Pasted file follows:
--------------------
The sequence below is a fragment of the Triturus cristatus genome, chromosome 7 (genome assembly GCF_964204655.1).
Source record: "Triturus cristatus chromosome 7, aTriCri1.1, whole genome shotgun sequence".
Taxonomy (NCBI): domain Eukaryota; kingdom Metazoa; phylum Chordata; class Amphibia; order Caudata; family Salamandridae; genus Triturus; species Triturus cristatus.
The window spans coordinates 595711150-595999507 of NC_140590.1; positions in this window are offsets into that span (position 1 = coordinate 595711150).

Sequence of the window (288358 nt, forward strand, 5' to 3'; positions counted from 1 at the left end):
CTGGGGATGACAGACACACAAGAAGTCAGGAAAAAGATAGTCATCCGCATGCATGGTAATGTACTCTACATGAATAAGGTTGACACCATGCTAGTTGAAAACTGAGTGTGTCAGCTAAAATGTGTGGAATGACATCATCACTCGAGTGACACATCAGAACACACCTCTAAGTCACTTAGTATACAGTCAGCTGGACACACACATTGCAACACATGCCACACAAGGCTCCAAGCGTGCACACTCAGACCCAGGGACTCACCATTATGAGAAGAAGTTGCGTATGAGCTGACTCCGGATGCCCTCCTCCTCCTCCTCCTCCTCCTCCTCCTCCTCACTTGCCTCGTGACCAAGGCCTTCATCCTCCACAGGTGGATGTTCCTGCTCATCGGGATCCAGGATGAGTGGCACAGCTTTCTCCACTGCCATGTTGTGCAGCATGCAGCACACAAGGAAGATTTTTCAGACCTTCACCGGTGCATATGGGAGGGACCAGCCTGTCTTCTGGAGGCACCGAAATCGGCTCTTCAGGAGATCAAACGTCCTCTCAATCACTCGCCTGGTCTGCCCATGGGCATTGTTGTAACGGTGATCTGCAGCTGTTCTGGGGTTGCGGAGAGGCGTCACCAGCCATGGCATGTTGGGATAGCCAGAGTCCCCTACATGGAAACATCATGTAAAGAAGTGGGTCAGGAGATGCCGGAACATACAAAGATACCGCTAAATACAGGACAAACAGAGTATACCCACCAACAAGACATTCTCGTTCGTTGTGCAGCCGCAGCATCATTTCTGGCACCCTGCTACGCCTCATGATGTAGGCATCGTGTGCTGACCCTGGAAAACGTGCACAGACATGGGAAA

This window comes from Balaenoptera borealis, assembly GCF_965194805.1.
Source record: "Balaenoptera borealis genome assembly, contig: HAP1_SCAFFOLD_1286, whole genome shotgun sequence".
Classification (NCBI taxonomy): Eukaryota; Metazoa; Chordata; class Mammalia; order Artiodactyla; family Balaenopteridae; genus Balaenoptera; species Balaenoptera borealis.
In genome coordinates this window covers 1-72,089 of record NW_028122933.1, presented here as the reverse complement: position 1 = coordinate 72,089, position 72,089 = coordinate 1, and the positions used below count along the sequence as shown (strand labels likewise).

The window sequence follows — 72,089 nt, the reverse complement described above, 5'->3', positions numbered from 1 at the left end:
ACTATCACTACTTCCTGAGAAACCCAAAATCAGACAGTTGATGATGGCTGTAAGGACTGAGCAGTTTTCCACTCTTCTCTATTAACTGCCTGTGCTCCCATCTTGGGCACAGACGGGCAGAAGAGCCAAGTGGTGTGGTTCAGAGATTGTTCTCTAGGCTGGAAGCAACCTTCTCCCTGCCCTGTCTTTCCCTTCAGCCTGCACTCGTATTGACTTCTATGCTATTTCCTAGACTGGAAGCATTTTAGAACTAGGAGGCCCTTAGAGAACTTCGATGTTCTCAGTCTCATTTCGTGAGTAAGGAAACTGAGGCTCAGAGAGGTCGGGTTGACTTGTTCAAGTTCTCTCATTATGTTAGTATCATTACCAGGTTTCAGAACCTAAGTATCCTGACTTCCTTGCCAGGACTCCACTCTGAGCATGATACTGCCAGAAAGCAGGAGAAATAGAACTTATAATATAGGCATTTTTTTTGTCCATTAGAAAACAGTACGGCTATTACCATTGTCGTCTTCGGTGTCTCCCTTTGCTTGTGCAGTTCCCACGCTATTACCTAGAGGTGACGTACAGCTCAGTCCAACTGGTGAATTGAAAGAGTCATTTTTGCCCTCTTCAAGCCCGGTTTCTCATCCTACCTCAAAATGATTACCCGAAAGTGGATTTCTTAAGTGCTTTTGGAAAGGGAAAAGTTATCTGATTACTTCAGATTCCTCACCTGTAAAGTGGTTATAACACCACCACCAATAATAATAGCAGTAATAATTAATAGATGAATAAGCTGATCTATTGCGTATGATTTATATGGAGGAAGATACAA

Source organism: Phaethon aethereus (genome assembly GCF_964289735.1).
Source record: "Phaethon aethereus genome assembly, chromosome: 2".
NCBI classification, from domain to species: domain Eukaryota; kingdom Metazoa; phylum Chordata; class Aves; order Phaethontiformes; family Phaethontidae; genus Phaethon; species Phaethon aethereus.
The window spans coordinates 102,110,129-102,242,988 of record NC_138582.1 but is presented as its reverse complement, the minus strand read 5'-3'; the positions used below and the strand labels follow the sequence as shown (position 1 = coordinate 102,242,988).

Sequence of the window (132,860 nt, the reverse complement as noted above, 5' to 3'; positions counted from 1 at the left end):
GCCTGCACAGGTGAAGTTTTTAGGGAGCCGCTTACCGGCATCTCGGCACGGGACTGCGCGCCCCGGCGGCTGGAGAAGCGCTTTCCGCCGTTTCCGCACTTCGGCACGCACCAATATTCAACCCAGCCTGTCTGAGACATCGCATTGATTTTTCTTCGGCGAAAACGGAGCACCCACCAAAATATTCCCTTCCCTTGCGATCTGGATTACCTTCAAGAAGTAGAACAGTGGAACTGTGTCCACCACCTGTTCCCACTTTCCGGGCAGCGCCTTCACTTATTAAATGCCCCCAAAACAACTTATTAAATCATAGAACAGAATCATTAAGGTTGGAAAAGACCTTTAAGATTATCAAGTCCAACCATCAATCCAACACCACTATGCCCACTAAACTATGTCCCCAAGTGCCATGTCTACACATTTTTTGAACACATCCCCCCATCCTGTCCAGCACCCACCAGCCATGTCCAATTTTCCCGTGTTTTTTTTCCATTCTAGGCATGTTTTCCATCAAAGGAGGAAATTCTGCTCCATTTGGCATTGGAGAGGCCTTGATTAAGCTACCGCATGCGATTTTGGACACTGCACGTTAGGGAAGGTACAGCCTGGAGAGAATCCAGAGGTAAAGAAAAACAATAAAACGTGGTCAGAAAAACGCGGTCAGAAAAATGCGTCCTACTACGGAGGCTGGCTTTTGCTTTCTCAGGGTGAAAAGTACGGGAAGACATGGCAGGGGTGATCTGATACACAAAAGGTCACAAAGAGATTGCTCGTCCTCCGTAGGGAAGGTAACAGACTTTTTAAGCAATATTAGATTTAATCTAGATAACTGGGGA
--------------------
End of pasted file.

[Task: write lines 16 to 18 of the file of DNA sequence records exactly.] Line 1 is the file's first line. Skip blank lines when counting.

The window spans coordinates 102,110,129-102,242,988 of record NC_138582.1 but is presented as its reverse complement, the minus strand read 5'-3'; the positions used below and the strand labels follow the sequence as shown (position 1 = coordinate 102,242,988).

Sequence of the window (132,860 nt, the reverse complement as noted above, 5' to 3'; positions counted from 1 at the left end):
GCCTGCACAGGTGAAGTTTTTAGGGAGCCGCTTACCGGCATCTCGGCACGGGACTGCGCGCCCCGGCGGCTGGAGAAGCGCTTTCCGCCGTTTCCGCACTTCGGCACGCACCAATATTCAACCCAGCCTGTCTGAGACATCGCATTGATTTTTCTTCGGCGAAAACGGAGCACCCACCAAAATATTCCCTTCCCTTGCGATCTGGATTACCTTCAAGAAGTAGAACAGTGGAACTGTGTCCACCACCTGTTCCCACTTTCCGGGCAGCGCCTTCACTTATTAAATGCCCCCAAAACAACTTATTAAATCATAGAACAGAATCATTAAGGTTGGAAAAGACCTTTAAGATTATCAAGTCCAACCATCAATCCAACACCACTATGCCCACTAAACTATGTCCCCAAGTGCCATGTCTACACATTTTTTGAACACATCCCCCCATCCTGTCCAGCACCCACCAGCCATGTCCAATTTTCCCGTGTTTTTTTTCCATTCTAGGCATGTTTTCCATCAAAGGAGGAAATTCTGCTCCATTTGGCATTGGAGAGGCCTTGATTAAGCTACCGCATGCGATTTTGGACACTGCACGTTAGGGAAGGTACAGCCTGGAGAGAATCCAGAGGTAAAGAAAAACAATAAAACGTGGTCAGAAAAACGCGGTCAGAAAAATGCGTCCTACTACGGAGGCTGGCTTTTGCTTTCTCAGGGTGAAAAGTACGGGAAGACATGGCAGGGGTGATCTGATACACAAAAGGTCACAAAGAGATTGCTCGTCCTCCGTAGGGAAGGTAACAGACTTTTTAAGCAATATTAGATTTAATCTAGATAACTGGGGA